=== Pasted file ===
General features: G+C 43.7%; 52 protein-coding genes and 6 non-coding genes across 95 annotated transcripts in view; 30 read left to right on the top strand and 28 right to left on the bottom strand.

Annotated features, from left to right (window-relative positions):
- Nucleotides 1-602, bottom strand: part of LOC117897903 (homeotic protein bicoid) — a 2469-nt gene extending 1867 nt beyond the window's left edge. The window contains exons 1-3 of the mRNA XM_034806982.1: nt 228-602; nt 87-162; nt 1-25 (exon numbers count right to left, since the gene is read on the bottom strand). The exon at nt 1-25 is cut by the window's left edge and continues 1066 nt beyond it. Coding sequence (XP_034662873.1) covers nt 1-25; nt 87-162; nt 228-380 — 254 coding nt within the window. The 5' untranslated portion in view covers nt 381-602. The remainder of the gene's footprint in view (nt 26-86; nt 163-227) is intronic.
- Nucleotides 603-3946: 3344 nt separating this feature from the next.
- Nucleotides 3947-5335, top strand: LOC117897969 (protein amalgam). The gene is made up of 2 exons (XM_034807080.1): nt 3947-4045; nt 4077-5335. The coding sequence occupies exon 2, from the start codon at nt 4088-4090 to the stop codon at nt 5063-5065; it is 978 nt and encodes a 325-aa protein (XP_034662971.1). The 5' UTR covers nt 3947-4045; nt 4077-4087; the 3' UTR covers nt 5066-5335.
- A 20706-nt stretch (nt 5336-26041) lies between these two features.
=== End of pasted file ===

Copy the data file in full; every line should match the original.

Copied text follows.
General features: G+C 43.7%; 52 protein-coding genes and 6 non-coding genes across 95 annotated transcripts in view; 30 read left to right on the top strand and 28 right to left on the bottom strand.

Annotated features, from left to right (window-relative positions):
- Nucleotides 1-602, bottom strand: part of LOC117897903 (homeotic protein bicoid) — a 2469-nt gene extending 1867 nt beyond the window's left edge. The window contains exons 1-3 of the mRNA XM_034806982.1: nt 228-602; nt 87-162; nt 1-25 (exon numbers count right to left, since the gene is read on the bottom strand). The exon at nt 1-25 is cut by the window's left edge and continues 1066 nt beyond it. Coding sequence (XP_034662873.1) covers nt 1-25; nt 87-162; nt 228-380 — 254 coding nt within the window. The 5' untranslated portion in view covers nt 381-602. The remainder of the gene's footprint in view (nt 26-86; nt 163-227) is intronic.
- Nucleotides 603-3946: 3344 nt separating this feature from the next.
- Nucleotides 3947-5335, top strand: LOC117897969 (protein amalgam). The gene is made up of 2 exons (XM_034807080.1): nt 3947-4045; nt 4077-5335. The coding sequence occupies exon 2, from the start codon at nt 4088-4090 to the stop codon at nt 5063-5065; it is 978 nt and encodes a 325-aa protein (XP_034662971.1). The 5' UTR covers nt 3947-4045; nt 4077-4087; the 3' UTR covers nt 5066-5335.
- A 20706-nt stretch (nt 5336-26041) lies between these two features.